A ‘stay’ in the transit zone: A truly ‘pratical and realistic’ take
The political heights of EU refugee policy are in sharp contrast with the ground conditions of the Röszke transit camp that were put before the CJEU in cases where the applicants were represented by the Hungarian Helsinki Committee.
The applicants in the underlying cases were facing expulsion to Iran and Afghanistan. They arrived via Serbia, but Hungarian authorities refused to process their asylum application by virtue of Hungarian legislation that qualifies Serbia as a ‘safe transit country’ and expects asylum applications to be filed there. At the same time, Serbia refused to readmit the applicants on the grounds that they did not enter the territory of Hungary illegally, and as such did not qualify for readmission under the EU-Serbia readmission agreement. And thus they ended up ‘staying’ at the Röszke transit zone, while awaiting legal procedures to unfold on whether they will ultimately be returned to their home countries against their will.
The Röszke transit zone is an infamous spot on the map of Europe. It is the place where asylum seekers ‘staying’ in the custody of national authorities get fed when expressly directed so by the European Court of Human Rights, in a country where it has been a crime to assist illegal migration since the summer of 2018. Upon a site visit, the UN High Commissioner for Refugees Filippo Grandi called the Röszke facility ‘in effect’ a detention center in the fall of 2017. In the fall of 2018 two members of the UN Working Group on Arbitrary Detention were denied access to the transit zones. In response, they suspended their official visit to Hungary, noting that “there can be no doubt that holding migrants in these ‘transit zones’ constitutes deprivation of liberty in accordance with international law.”
The CJEU agreed that a ‘stay’ in the transit zone could be classified as detention under the Reception Conditions Directive. In doing so the CJEU squarely disagreed with the Grand Chamber of the ECtHR (Ilias and Ahmed v. Hungary).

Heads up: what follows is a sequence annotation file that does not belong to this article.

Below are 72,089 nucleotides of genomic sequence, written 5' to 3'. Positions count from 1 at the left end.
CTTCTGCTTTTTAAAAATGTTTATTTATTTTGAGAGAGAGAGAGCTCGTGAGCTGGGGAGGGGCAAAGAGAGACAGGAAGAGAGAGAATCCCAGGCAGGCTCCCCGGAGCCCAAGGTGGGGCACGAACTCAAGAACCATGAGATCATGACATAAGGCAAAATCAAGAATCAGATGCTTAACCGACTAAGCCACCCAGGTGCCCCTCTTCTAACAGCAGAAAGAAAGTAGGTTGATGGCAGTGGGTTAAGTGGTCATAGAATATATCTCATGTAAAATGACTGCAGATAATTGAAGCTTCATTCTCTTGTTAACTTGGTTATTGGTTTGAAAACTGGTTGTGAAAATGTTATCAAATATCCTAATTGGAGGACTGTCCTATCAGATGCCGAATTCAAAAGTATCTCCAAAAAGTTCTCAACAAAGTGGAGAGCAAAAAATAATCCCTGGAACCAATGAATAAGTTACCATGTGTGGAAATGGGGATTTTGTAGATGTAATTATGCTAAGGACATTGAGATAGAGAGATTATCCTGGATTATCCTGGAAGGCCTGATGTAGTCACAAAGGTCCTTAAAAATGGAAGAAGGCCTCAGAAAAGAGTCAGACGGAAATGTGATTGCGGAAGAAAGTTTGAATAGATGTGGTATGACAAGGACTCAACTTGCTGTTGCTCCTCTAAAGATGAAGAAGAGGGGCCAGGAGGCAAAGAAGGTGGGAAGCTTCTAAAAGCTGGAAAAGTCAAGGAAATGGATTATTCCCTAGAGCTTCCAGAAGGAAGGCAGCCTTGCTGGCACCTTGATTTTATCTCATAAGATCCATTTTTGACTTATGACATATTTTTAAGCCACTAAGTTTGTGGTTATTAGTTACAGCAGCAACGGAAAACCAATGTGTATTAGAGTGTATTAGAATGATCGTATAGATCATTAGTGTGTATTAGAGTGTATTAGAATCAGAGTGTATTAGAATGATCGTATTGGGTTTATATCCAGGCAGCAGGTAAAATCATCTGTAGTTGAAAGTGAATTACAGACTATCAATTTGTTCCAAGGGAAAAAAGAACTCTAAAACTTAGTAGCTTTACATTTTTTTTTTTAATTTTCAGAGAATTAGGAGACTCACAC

In November 2019 the Grand Chamber — in the case of other applicants, also represented by the Hungarian Helsinki Committee — overturned a unanimous Chamber judgment to conclude that Article 5 of the ECHR on the right to liberty did not apply in the case. In particular, “in the absence of a direct threat to the applicants’ life or health, known by or brought to the attention of the Hungarian authorities at the relevant time, the discontinuation of the applicants’ asylum proceedings in Hungary was a legal issue which did not affect their physical liberty to move out of the transit zone by walking into Serbian territory” (para. 248, emphasis added). As the dissenting judges pointed out, the majority did not take into account that the applicants could not enter Serbia lawfully. (At the same time the ECtHR found that had the applicants left towards Serbia, they ultimately would have risked being returned home, in violation of the principle of non-refoulement, and thus of Article 3 of the ECHR.)
It is certainly possible to distinguish the two European judgments on several technical legal points: the CJEU applied the Reception Conditions Directive, while the ECtHR decided under the ECHR; the ECtHR found that the applicants were physically free to leave towards Serbia (if unlawfully and at the risk of ultimately being returned to their home countries), while the CJEU accepted that the applicants were not free to leave; this list could be continued. While these differences are not insignificant, the fact that the Chamber judgment of the ECtHR unanimously went the other way suggests the degree of nuance the fate of asylum seekers hinges on in Europe.
Its take on Article 5 ECHR is what the Grand Chamber of the ECtHR calls a ‘practical and realistic approach’ that is mindful of ‘present day conditions and challenges’ (para. 213). This approach however results in inconsistencies that generate uncertainty about the applicable European human rights standards. Given this degree of uncertainty it is hardly a surprise that the Hungarian government was pleased to redistribute the residents of the transit zones, knowing full-well that it has adequate resources to fend their claims off before the European courts in the coming years.
What is next?
Without intending to do so, the German Constitutional Court placed the future of the European legal order – and ultimately the future of the EU – in the hands of the likes of Viktor Orban. Legal differences and uncertainties are easily turned into opportunities by strategic players for unraveling the European legal order – one step at a time. The political haggling over the allocation of asylum seekers in Europe will undoubtedly provide a perfect playground for rehearsing lines of national constitutional identity in the face of European imposition. And this will also be the political context where the CJEU’s long-expected judgment on whether the Hungarian law on “branding” NGOs that receive foreign funding violates EU law (C-78/18) will land.
As it turns out, ‘unraveling’ appears to capture the Zeitgeist rather accurately.
Renáta Uitz is chair of the Comparative Constitutional Law program at Central European University and Team Leader of the BRIDGE Network